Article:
Many of the homes destroyed have been built with the earnings of the staggering 10 per cent of the population which works abroad.

Although many toil for low wages as construction workers, maids, sailors and janitors, they are collectively a major economic force and last year sent home $21.4 billion, almost 9 per cent of the nation’s economic output.

“Support from our kababayans (countrymen) abroad is overwhelming. Despite their dire circumstances, they are more than willing and ready to pitch in,” said Garry Martinez, the chairman of Migrante International, a group supporting overseas Filipinos.

“The bigger tragedy is if corrupt officials in government exploit this calamity to further plunder and steal funds meant for victims and survivors, Martinez said.

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Munich snub highlights need for bid process review

Munich looked to have good chances with only Kazakhstan’s Almaty and Ukraine’s Lviv having officially announced their intentions until that point on Sunday.


Yet the majority of citizens of all four communities, including the city of Munich, rejected the plan for a bid after the failed attempt to land the 2018 Games two years ago.

As jaws dropped in the star-studded and confident pro-Olympic camp following the announcement of results, the main explanation for what had just occurred was that the Germans were critical of major sports events and apprehensive of their benefits.

“I think it was not a problem with a concept but rather a growing criticism of parts of the population with mega sports events,” Munich mayor Christian Ude said.

Franz Beckenbauer, one of the big names brought in to drum up support for a renewed Olympic candidacy, called the result “stupid” and a “missed opportunity”. Olympic skiing champion Maria Hoefl-Riesch, another supporter, said voting against the bid had been “narrow-minded”.

The Munich snub came just days before Atlanta, host of the 1996 Olympics, announced the demolition of the Games stadium to make way for middle class homes, while Germany continued to debate the merit of hosting the Games’.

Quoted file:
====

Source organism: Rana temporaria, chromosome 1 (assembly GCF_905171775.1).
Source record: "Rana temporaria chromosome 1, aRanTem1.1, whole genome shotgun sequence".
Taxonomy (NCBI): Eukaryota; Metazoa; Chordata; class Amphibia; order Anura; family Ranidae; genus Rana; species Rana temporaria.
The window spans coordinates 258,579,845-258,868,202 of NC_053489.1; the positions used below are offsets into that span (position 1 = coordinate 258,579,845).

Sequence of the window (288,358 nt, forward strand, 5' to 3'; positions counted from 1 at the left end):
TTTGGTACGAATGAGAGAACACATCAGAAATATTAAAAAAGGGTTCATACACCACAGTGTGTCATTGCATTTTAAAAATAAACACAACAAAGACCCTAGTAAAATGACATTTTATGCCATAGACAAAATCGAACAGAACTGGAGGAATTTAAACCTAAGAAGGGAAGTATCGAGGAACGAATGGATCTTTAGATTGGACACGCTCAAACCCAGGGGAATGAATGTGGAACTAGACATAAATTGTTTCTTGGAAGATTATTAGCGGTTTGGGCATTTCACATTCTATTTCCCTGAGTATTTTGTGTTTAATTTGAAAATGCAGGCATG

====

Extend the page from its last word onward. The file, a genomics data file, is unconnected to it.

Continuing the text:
Protest and construction delays plaguing Brazil ahead of next year’s football World Cup and criticism levelled against Qatar for their preparations and workers’ conditions for the 2022 tournament have no doubt worked in favour of a negative Munich vote.

Russia’s own massive price tag of $50 billion to stage the 2014 Sochi winter Olympics and turn the Black sea resort into a winter sports hub has also done little to dispel any fears of massive bills and grave environmental impact.

There are also financial concerns, including what some in Munich have called “oppressive contracts” with the International Olympic Committee and an expensive bid process that can be close to $100 million for a summer Games campaign with no guarantees of success.

“The citizens shared our fears and the problems with the bidding such as cost and oppressive contracts with the IOC,” said the Green party’s Bavarian parliamentary leaders Ludwig Hartmann, a long-time opponent to the bid.

For the former long-time IOC marketing director Michael Payne, it is clear the current process is too complicated.

“I have been on the other side and the process has become way too bureaucratic, way to costly, let’s be very clear,” Payne told Reuters.

“If (Norway’s) Lillehammer had to go through the process as it stands now I don’t think they could or would have bid and they ended up organising one of the most successful winter Games (in 1994).”

For new IOC president Thomas Bach, a revision of the bid process to enhance the appeal of the Olympic product is necessary.


The German, elected to the presidency in September, had told Reuters days before assuming the post: “Maybe we are asking too much of them (bid cities).”

“We must ensure that organising the Games is attractive and feasible for as many cities and countries as possible. In this respect we may have to reconsider the bidding procedure to make it more encouraging while ensuring operational excellence.”

Munich, at the foot of the German Alps, was not the only traditional European winter destination to pull out with Swiss Davos and St Moritz seeing their bid killed off by a referendum in March.

With six bid cities expected by Thursday’s deadline, the 2022 campaign is double the number it was for the 2018 Games with Munich bidding alongside Annecy and winners Pyeongchang.

Sweden’s Stockholm and Norway’s Oslo have this week joined the 2022 race along with Almaty, Lviv, a joint Chinese bid from Beijing/Zhangjiakou, and Poland’s Krakow. The IOC will announce the official list of candidates on Thursday.

“The IOC has a fine line to navigate. Naturally you want to remove risk issues before you elect,” Payne said. “But on the other hand are you going too far? Is it too costly, too expensive to bid?”

He said it was important to provide a vision with the concept and communicate that vision successfully.

“Clearly what has happened in Brazil has been a reinforcement that the governments should have a proper vision and strategy and not go on some ego trip.”

“I don’t think the problem is the World Cup. The problem is 12 stadiums being built when eight would have sufficed.”